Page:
Representing 99% of my travel photos for this trip 😛

It is such a shame that I only got to visit Jakarta when I went to this beautiful country. The travel was for my brother’s tournament and I accompanied him throughout his game. I’ve never been a big fan of golf, but it was a great chance to meet golfers from all around the world. I would never have thought being part of the gallery for five days could actually be fun!

I will only give travel tips for Jakarta since I only got to visit this city. I hope to get the chance to update the list in time.

Some Tips on Visiting Indonesia (with a focus on Jakarta):

  • Philippine tourists are allowed, visa-free, for up to 30 days in Indonesia. You are required to apply for a visa if you are visiting relatives and social organizations, doing exchange visits, and if you work as a seafarer transiting to another country.
  • It is generally affordable to stay in Jakarta, with hostel and hotel rates almost comparable to Manila. My brother and I stayed at Damai Indah Golf and Country Club where the tournament was held. Lucky that my brother’s trip was sponsored, and I got to tag along to his free accommodation 😛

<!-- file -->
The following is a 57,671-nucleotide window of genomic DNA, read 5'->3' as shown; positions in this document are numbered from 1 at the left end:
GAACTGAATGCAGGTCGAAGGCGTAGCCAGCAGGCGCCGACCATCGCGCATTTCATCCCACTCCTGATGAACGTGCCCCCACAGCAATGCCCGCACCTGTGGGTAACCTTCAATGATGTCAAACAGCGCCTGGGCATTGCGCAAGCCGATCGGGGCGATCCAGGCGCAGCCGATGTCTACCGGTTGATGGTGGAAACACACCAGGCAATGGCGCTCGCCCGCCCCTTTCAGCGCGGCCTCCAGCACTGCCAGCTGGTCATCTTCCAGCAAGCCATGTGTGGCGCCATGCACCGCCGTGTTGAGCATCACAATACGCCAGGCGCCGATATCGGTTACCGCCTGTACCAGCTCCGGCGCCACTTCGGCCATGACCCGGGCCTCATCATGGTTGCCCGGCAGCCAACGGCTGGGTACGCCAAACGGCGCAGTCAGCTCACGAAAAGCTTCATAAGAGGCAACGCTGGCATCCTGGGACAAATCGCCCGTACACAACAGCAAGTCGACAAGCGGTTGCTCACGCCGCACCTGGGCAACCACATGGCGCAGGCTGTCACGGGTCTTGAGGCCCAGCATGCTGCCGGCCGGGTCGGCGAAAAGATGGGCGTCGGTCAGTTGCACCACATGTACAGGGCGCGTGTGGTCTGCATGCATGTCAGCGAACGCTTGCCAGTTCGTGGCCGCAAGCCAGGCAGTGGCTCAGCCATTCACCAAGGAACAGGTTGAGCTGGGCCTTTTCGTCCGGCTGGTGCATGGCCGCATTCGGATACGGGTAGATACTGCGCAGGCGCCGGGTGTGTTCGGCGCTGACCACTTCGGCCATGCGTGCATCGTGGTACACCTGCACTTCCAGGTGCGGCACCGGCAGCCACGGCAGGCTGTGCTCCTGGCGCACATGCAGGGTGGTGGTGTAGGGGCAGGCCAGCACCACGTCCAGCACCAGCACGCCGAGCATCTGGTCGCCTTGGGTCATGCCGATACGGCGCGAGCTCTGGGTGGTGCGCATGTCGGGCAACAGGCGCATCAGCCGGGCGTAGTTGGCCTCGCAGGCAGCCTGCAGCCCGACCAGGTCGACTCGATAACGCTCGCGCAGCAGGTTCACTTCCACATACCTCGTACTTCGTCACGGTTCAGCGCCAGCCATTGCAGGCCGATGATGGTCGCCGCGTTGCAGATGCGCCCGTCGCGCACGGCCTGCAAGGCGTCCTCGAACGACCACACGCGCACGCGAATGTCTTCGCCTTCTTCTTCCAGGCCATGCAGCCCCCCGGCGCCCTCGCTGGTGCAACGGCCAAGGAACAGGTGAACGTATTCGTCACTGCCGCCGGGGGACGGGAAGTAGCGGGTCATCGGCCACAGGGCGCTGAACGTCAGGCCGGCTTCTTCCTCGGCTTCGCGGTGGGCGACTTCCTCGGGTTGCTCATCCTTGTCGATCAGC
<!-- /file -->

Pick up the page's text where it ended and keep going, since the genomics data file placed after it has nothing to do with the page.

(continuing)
• I’ve always loved Indonesian food because it is much like Filipino food but a bit spicier, less oily, and more generous on vegetables. My favorites are lontong, gado-gado, soto, nasi campur, nasi goreng, pecel, pempek, soto ayam, bubur kacang hijau (the best dessert!)… Okay, I love Indonesian food! The best I’ve tried are those sold in local food joints. Probably I just didn’t fancy the fusion kind of stuff that they did in restaurants.
  • I didn’t get to travel around much during my stay so I tried as many cafés and street foods while I was in Jakarta. And it was the best decision I made! I did not only get to sample local treats; I also had the chance to meet locals and to practice my (very!) basic Indonesian.
  • Why I want to go back: five days for Jakarta– let alone Indonesia– is definitely not enough.
  • As with any country in the world: Do not quickly assume. Make sense of the why behind the what first and while you’re at it, get lost and find yourself. Happy travels! 🙂

P.S. The keys to sustainable travels are universal: take public transportation | stay in accommodations where cooking is allowed (private or shared, it doesn’t matter) | walk as much as you can | wake up early | stay away from guidebooks | immerse yourself in the local language, culture and history | visit local cafés | know that the possibilities are endless | listen to your gut ❤

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